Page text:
Known Unknowns: Unmeasurable Hazards and the Limits of Risk Regulation

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Oklahoma Law Review

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Known unknowns are identifiable hazards that pose an unquantifiable risk of harm. The inability to characterize known unknowns in terms of measurable risk poses a dilemma for regulators. When known unknowns cause harm, public pressure often leads Congress to mandate that agencies establish specific, science-based thresholds for acceptable risk. In response, regulators, who lack scientific evidence to justify such rules, face a choice: they can either delay the rulemaking process or fabricate a scientific justification. If they adopt the first option, they expose themselves to potential litigation by public interest groups demanding that they comply with the law. If they adopt the second option, they expose themselves to potential litigation by regulated entities challenging the new rules as arbitrary and capricious. What's an agency to do?

This Article develops general principles for addressing known unknowns using a case study of efforts to regulate agricultural water quality. Contaminated water used to cultivate fresh produce is a well-known cause of recurrent foodborne illness outbreaks. Unfortunately, it has, so far, proven impossible to reliably quantify the risk of human illness from any given source of agricultural water. A detailed analysis of the challenges that have frustrated successful regulation of agricultural water quality provides the basis for specific, feasible recommendations to help regulators cope with known unknowns in a variety of contexts, such as climate change, environmental toxins, and pandemic response.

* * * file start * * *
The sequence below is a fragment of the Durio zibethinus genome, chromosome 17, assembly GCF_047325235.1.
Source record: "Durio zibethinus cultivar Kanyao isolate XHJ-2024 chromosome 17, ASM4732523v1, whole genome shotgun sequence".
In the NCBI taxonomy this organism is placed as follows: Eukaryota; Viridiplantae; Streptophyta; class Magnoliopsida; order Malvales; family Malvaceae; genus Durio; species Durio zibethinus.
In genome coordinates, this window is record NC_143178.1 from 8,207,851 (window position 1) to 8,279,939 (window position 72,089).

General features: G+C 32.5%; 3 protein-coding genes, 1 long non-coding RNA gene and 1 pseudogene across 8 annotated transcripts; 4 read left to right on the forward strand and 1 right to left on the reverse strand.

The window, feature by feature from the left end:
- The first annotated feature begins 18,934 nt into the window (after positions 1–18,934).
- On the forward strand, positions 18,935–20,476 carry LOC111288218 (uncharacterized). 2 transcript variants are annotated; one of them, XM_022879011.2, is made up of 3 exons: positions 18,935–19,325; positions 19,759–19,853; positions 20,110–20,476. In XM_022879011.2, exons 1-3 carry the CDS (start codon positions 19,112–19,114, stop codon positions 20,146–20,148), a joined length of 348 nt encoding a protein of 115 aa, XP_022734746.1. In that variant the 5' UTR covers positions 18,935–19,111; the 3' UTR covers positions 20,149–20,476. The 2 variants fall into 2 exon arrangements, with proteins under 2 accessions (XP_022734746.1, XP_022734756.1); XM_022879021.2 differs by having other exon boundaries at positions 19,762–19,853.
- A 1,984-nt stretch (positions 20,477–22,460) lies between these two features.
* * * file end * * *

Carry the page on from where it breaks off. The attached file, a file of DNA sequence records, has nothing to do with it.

When confronting known unknowns, regulators should prioritize harm reduction strategies that generate new policy-relevant information. Additionally, they should rely on localized private governance efforts endorsed by a broad representation of stakeholders. Finally, regulators should be more transparent about the limits of risk regulation.

Recommended Citation

Timothy D. Lytton, Known Unknowns: Unmeasurable Hazards and the Limits of Risk Regulation, 76 Okla. L. Rev. 857 (2024)



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